(1) As academic members of staff in a University, with good research funding prospects and high potential societal and economic impact from research outputs. They may join a STEM or health-related disciplines.

(2) As entrepreneurs, developing a business idea based on the application of AI within the health domain.

(3) As members of a commercial company (e.g. TPP) or public sector organization (e.g. NHS Digital), working on the origination and development of innovative new products.


SOCIETY AT LARGE

The CDT will fulfil an urgent need for training a critical mass of researchers with the multidisciplinary knowledge and skills necessary to realise the huge potential for AI to transform clinical practice in medical diagnosis and care. The research conducted within the CDT will itself also contribute a benefit to society.

Examples of the benefits for patients will be in:

(1) Improving survival rates and care costs from serious conditions such as cancer.

(2) Identifying those at high risk of a delayed diagnosis of cancer and generating evidence to target contextualized interventions.

(3) Identifying those at low risk of having cancer from basic demographic, clinical and biochemical data, and developing pathways of care that deliver a stratified response.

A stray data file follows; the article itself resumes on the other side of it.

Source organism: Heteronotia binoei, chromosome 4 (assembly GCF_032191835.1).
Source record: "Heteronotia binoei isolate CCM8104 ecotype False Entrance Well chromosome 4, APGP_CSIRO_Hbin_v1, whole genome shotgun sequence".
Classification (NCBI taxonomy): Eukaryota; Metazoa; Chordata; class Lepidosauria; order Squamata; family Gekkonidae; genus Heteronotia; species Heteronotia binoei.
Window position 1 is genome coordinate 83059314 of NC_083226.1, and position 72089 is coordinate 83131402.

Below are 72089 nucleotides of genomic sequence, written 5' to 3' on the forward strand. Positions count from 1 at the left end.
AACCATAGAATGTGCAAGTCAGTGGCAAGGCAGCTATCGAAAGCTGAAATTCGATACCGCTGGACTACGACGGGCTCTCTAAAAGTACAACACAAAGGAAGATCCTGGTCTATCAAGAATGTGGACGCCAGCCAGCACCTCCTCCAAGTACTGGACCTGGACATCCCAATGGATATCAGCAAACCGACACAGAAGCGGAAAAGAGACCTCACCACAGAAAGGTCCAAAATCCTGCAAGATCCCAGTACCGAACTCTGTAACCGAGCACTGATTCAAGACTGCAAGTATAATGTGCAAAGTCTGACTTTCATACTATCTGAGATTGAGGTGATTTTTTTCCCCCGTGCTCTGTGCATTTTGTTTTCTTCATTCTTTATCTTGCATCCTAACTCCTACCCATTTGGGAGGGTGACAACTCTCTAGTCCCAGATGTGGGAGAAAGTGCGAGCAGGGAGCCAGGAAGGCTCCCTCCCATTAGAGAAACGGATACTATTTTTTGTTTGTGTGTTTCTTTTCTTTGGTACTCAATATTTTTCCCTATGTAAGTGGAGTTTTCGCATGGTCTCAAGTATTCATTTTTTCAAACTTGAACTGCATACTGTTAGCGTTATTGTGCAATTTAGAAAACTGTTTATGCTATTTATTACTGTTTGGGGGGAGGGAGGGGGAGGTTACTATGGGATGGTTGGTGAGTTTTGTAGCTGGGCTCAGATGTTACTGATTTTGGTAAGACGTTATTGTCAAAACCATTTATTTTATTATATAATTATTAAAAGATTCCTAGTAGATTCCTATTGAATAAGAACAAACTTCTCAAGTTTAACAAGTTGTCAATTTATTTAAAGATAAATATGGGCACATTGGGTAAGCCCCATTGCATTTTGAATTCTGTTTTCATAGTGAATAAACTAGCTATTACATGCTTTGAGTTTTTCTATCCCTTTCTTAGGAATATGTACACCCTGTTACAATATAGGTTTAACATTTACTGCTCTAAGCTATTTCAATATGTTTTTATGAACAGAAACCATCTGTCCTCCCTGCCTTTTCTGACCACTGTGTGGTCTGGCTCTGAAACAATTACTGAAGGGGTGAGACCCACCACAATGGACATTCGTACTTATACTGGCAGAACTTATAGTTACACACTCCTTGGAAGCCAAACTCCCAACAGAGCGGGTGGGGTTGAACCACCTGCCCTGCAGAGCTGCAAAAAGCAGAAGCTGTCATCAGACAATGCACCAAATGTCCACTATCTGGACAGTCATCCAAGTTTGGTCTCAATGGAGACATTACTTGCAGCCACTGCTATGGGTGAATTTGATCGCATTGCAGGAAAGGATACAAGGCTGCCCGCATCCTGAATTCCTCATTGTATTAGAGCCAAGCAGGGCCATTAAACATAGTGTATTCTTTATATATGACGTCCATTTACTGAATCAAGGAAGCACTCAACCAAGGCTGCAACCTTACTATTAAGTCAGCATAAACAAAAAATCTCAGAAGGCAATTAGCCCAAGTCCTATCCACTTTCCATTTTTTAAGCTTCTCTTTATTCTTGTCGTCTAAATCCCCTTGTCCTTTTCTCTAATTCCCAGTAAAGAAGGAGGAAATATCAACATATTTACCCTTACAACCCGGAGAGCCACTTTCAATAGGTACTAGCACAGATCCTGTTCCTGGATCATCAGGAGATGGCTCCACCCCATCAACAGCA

(4) Identifying optimal patient pathways, ensuring prompt diagnosis referrals.

(5) Analysing images automatically within digital pathology, digital radiology and digital photography (e.g. pigmented skin lesions) to accelerate and improve accurate diagnosis.

(6) Risk-stratifying patients into those who would benefit from major surgery or those where minor interventions would be a better option.

(7) Empowering health professionals to provide more personalised patient-centred care.

(8) Giving patients intelligent tools to find their own best clinical pathways, given their understanding of the risks and life-trade-offs.


THE ECONOMY

The economic impact of the CDT will be in:

(1) Financial savings through more rapid and accurate diagnosis and better targeted treatment.

(2) Creation of new commercial opportunities arising from the innovations developed by CDT researchers during their time in the CDT and in their subsequent careers. In diagnostic devices, software tools for interpretation of diagnostic data, clinical information systems, distributed systems (e.g. sensor networks). A distinctive focus of the CDT is on multi-modal integration of AI systems. There is immense scope here for commercial development of systems that combine modalities to discover new information that is not present in a single source, ranging over video (e.g. from ultrasound), images (histopathology, medical photographs), three-dimensional scans and models, genomics and molecular data, text and coded health records.

(3) Increase in national productivity through decreasing hours lost for medical reasons.


THE ACADEMIC KNOWLEDGE BASE

The impact of the CDT for the global knowledge base will be in outstanding academic outputs from researchers with the advantage of:

(1) Bridging the gap between the very different but highly synergistic areas of AI and health.

(2) Being grounded in the highly promising and expanding areas of multi-modal integration, and AI systems that can explain their behaviour.

Publications